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Shy school librarian finds success as author

Laura Schlitz lives out her own real-life fable – her children's book is 'discovered,' wins a prestigious award, and fame comes knocking.

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Andy Nelson

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The school bus honked and pulled over, startling Laura Schlitz as she was taking a walk in her residential neighborhood here. The bus driver leaned out and called to Ms. Schlitz: "Aren't you the lady who won that big book award? I recognize you!" It is at such moments that Laura Amy Schlitz, whose book "Good Masters! Sweet Ladies! Voices from a Medieval Village" recently won the 2008 Newbery Medal, the most prestigious prize in children's literature, realizes that she is not simply a school librarian anymore.

The story of Schlitz winning the Newbery Medal has all the makings of a modern fairy tale: The shy school librarian who toils for years in obscurity, writing stories for the children at her school in her spare time, but finally summons the courage to submit her work to publishers. She suffers initial rejection, but then her fortunes turn, her manuscript is plucked from the slush pile by a clever editorial assistant (at Candlewick Press in Cambridge, Mass.), which then publishes four of her books in quick succession, all greeted by glowing reviews.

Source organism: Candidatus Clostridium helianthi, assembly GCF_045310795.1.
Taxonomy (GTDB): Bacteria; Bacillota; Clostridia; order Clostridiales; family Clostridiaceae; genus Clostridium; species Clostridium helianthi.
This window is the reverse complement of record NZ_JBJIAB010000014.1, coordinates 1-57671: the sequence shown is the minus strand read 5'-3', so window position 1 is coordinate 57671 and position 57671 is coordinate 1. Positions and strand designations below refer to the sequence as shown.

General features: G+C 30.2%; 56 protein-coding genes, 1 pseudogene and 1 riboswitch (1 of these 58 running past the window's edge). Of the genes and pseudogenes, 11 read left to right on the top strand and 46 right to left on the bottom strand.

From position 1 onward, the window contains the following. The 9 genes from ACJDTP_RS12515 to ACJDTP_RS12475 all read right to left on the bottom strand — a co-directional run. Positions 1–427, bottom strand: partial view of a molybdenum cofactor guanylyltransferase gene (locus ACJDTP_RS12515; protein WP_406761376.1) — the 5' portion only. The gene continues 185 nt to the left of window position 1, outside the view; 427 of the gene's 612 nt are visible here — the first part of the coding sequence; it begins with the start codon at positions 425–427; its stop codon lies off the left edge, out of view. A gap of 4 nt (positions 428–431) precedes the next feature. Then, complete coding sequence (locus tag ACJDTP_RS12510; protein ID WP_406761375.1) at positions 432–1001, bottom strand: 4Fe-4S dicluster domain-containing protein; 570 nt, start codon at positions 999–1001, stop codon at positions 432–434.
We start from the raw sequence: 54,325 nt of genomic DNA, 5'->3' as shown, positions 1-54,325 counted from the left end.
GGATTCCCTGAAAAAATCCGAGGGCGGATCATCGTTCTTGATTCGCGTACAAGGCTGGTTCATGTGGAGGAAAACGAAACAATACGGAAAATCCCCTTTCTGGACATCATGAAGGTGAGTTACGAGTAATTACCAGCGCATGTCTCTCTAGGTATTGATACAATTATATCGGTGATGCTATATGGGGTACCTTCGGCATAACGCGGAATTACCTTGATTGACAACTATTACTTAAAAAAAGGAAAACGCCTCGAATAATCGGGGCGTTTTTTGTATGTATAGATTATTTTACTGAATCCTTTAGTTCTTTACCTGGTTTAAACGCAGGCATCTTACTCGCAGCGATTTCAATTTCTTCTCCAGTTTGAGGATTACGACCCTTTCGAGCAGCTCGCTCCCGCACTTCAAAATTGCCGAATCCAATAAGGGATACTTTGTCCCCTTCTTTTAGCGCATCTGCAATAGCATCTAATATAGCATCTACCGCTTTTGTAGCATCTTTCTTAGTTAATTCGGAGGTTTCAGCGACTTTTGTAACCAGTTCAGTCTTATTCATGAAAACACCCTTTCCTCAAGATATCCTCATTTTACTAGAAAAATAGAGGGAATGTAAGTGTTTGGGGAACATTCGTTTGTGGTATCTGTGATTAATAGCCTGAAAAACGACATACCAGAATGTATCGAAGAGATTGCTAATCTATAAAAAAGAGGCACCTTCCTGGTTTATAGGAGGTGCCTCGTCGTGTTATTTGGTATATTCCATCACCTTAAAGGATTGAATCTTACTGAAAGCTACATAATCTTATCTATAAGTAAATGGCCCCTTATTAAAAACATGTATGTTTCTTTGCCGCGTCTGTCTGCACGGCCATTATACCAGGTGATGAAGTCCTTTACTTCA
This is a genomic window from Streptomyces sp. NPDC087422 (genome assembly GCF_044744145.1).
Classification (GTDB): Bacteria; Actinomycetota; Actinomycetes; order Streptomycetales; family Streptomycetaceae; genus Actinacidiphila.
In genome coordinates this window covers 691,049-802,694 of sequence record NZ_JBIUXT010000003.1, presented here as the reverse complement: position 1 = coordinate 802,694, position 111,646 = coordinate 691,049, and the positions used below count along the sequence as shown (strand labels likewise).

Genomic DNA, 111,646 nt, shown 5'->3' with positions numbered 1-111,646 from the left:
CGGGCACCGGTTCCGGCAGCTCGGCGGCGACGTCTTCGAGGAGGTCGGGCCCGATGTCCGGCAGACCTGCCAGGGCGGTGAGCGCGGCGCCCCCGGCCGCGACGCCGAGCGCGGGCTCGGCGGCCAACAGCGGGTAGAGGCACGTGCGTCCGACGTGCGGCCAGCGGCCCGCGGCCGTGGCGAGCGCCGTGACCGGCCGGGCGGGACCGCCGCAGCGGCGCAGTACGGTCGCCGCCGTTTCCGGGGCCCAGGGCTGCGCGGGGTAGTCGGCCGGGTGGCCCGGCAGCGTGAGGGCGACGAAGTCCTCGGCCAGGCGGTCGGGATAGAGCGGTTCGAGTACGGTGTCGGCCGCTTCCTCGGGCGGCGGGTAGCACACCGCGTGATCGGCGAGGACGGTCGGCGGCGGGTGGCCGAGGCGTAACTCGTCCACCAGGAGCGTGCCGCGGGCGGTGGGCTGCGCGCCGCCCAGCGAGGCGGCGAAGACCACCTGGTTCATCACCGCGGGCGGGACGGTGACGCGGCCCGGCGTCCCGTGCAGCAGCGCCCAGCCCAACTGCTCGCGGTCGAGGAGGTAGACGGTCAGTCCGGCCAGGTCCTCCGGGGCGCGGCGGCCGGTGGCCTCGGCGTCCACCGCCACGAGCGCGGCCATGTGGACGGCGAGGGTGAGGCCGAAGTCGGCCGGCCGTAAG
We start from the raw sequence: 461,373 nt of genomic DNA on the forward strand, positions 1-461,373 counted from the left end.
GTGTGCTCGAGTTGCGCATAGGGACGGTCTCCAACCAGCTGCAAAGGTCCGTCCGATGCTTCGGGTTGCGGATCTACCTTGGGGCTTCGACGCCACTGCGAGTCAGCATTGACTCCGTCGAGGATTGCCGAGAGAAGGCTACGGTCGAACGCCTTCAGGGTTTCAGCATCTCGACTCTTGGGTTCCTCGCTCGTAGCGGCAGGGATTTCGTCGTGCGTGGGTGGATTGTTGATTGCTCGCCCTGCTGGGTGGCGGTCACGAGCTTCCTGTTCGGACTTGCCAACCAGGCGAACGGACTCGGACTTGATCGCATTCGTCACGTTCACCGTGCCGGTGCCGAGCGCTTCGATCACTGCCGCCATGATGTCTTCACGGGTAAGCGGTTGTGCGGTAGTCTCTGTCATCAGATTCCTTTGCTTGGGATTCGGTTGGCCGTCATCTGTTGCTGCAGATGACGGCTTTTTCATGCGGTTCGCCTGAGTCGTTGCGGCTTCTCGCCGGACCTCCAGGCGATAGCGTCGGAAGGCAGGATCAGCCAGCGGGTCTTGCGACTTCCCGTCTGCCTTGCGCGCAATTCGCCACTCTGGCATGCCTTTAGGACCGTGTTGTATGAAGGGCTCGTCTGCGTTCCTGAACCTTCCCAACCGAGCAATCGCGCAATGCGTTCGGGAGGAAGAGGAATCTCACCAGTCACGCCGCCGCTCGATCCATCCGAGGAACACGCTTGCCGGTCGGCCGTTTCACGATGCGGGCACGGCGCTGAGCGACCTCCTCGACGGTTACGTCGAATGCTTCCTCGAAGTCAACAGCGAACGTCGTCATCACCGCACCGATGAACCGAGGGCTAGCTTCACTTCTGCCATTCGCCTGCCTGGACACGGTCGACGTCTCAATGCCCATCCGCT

Cut to the scene of a phone ringing in pre-dawn January darkness, informing Schlitz (in her nightgown) that one of those books has won the Newbery Medal, the Pulitzer of children's literature. Then a montage of flower bouquets, cascades of congratulatory notes, and the dazzle of television lights when she is summoned to New York to appear on the "Today Show."

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